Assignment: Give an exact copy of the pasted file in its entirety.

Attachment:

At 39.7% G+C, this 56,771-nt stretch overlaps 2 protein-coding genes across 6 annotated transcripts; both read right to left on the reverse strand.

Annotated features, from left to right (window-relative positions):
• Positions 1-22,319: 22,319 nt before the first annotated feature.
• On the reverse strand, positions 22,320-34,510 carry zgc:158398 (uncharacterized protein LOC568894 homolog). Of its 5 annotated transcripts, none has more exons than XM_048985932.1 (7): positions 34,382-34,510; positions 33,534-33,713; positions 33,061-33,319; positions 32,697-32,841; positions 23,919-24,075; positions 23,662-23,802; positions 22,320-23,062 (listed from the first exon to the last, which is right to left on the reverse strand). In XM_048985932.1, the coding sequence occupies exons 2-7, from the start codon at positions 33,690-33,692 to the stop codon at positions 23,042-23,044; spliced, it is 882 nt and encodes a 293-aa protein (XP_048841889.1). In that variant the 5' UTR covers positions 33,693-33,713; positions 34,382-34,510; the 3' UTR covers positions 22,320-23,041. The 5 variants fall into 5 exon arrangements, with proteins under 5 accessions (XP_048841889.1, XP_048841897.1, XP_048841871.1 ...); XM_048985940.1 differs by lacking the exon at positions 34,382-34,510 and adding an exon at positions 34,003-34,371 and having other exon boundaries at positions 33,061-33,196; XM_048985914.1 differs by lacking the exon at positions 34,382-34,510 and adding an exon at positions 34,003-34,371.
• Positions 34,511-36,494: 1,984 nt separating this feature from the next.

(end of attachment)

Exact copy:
At 39.7% G+C, this 56,771-nt stretch overlaps 2 protein-coding genes across 6 annotated transcripts; both read right to left on the reverse strand.

Annotated features, from left to right (window-relative positions):
• Positions 1-22,319: 22,319 nt before the first annotated feature.
• On the reverse strand, positions 22,320-34,510 carry zgc:158398 (uncharacterized protein LOC568894 homolog). Of its 5 annotated transcripts, none has more exons than XM_048985932.1 (7): positions 34,382-34,510; positions 33,534-33,713; positions 33,061-33,319; positions 32,697-32,841; positions 23,919-24,075; positions 23,662-23,802; positions 22,320-23,062 (listed from the first exon to the last, which is right to left on the reverse strand). In XM_048985932.1, the coding sequence occupies exons 2-7, from the start codon at positions 33,690-33,692 to the stop codon at positions 23,042-23,044; spliced, it is 882 nt and encodes a 293-aa protein (XP_048841889.1). In that variant the 5' UTR covers positions 33,693-33,713; positions 34,382-34,510; the 3' UTR covers positions 22,320-23,041. The 5 variants fall into 5 exon arrangements, with proteins under 5 accessions (XP_048841889.1, XP_048841897.1, XP_048841871.1 ...); XM_048985940.1 differs by lacking the exon at positions 34,382-34,510 and adding an exon at positions 34,003-34,371 and having other exon boundaries at positions 33,061-33,196; XM_048985914.1 differs by lacking the exon at positions 34,382-34,510 and adding an exon at positions 34,003-34,371.
• Positions 34,511-36,494: 1,984 nt separating this feature from the next.